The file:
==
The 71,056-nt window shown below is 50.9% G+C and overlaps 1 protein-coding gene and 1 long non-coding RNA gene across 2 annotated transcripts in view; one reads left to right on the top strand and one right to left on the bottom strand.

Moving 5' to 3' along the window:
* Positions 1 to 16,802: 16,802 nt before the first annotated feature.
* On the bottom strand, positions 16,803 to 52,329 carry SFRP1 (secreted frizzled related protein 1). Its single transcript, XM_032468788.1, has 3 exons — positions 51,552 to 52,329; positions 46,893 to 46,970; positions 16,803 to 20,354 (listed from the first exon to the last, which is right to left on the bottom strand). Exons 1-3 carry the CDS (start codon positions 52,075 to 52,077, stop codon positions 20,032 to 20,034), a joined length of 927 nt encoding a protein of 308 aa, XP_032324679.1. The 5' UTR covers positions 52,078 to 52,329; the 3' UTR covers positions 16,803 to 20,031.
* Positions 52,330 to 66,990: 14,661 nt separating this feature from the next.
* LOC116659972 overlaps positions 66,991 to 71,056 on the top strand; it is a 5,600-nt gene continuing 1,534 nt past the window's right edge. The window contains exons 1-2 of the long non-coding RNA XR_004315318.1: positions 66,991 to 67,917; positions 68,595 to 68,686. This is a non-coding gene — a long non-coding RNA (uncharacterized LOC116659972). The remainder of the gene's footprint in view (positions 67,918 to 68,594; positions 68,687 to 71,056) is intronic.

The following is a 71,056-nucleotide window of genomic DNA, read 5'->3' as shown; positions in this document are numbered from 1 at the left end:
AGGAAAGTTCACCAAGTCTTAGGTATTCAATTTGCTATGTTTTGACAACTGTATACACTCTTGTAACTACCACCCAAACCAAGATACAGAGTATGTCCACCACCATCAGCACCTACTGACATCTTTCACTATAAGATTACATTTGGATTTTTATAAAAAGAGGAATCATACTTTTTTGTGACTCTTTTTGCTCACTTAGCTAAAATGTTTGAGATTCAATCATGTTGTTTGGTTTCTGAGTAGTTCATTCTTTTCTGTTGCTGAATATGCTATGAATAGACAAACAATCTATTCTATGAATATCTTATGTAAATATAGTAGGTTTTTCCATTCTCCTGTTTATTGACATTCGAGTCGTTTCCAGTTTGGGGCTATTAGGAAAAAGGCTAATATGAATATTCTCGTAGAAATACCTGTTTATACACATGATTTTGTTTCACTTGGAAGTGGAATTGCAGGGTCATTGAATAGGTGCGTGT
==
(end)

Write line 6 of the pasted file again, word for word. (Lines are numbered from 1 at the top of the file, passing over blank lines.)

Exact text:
* LOC116659972 overlaps positions 66,991 to 71,056 on the top strand; it is a 5,600-nt gene continuing 1,534 nt past the window's right edge. The window contains exons 1-2 of the long non-coding RNA XR_004315318.1: positions 66,991 to 67,917; positions 68,595 to 68,686. This is a non-coding gene — a long non-coding RNA (uncharacterized LOC116659972). The remainder of the gene's footprint in view (positions 67,918 to 68,594; positions 68,687 to 71,056) is intronic.